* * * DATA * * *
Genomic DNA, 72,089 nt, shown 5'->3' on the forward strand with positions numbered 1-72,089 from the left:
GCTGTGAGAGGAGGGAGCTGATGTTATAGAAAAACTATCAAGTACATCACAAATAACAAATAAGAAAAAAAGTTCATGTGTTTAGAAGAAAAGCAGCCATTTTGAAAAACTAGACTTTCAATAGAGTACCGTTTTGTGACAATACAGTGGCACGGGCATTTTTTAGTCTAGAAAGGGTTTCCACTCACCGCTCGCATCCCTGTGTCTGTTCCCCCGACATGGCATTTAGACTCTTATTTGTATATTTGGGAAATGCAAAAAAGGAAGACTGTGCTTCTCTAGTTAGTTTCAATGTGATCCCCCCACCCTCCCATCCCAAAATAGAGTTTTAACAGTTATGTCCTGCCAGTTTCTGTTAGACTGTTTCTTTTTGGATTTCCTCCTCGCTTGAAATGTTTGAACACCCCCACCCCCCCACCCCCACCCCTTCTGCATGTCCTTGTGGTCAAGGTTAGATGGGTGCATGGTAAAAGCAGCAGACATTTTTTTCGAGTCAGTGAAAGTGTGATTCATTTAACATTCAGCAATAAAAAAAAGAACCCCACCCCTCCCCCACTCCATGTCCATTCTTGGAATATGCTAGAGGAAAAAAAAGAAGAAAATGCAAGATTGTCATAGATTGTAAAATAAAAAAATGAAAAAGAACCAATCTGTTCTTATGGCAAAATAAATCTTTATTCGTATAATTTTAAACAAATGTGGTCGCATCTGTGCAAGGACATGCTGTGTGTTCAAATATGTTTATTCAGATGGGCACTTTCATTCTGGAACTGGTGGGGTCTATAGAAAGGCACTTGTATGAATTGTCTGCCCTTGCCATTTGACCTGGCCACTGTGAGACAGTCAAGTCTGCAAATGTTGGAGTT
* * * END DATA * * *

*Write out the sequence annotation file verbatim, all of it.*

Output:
Genomic DNA, 72,089 nt, shown 5'->3' on the forward strand with positions numbered 1-72,089 from the left:
GCTGTGAGAGGAGGGAGCTGATGTTATAGAAAAACTATCAAGTACATCACAAATAACAAATAAGAAAAAAAGTTCATGTGTTTAGAAGAAAAGCAGCCATTTTGAAAAACTAGACTTTCAATAGAGTACCGTTTTGTGACAATACAGTGGCACGGGCATTTTTTAGTCTAGAAAGGGTTTCCACTCACCGCTCGCATCCCTGTGTCTGTTCCCCCGACATGGCATTTAGACTCTTATTTGTATATTTGGGAAATGCAAAAAAGGAAGACTGTGCTTCTCTAGTTAGTTTCAATGTGATCCCCCCACCCTCCCATCCCAAAATAGAGTTTTAACAGTTATGTCCTGCCAGTTTCTGTTAGACTGTTTCTTTTTGGATTTCCTCCTCGCTTGAAATGTTTGAACACCCCCACCCCCCCACCCCCACCCCTTCTGCATGTCCTTGTGGTCAAGGTTAGATGGGTGCATGGTAAAAGCAGCAGACATTTTTTTCGAGTCAGTGAAAGTGTGATTCATTTAACATTCAGCAATAAAAAAAAGAACCCCACCCCTCCCCCACTCCATGTCCATTCTTGGAATATGCTAGAGGAAAAAAAAGAAGAAAATGCAAGATTGTCATAGATTGTAAAATAAAAAAATGAAAAAGAACCAATCTGTTCTTATGGCAAAATAAATCTTTATTCGTATAATTTTAAACAAATGTGGTCGCATCTGTGCAAGGACATGCTGTGTGTTCAAATATGTTTATTCAGATGGGCACTTTCATTCTGGAACTGGTGGGGTCTATAGAAAGGCACTTGTATGAATTGTCTGCCCTTGCCATTTGACCTGGCCACTGTGAGACAGTCAAGTCTGCAAATGTTGGAGTT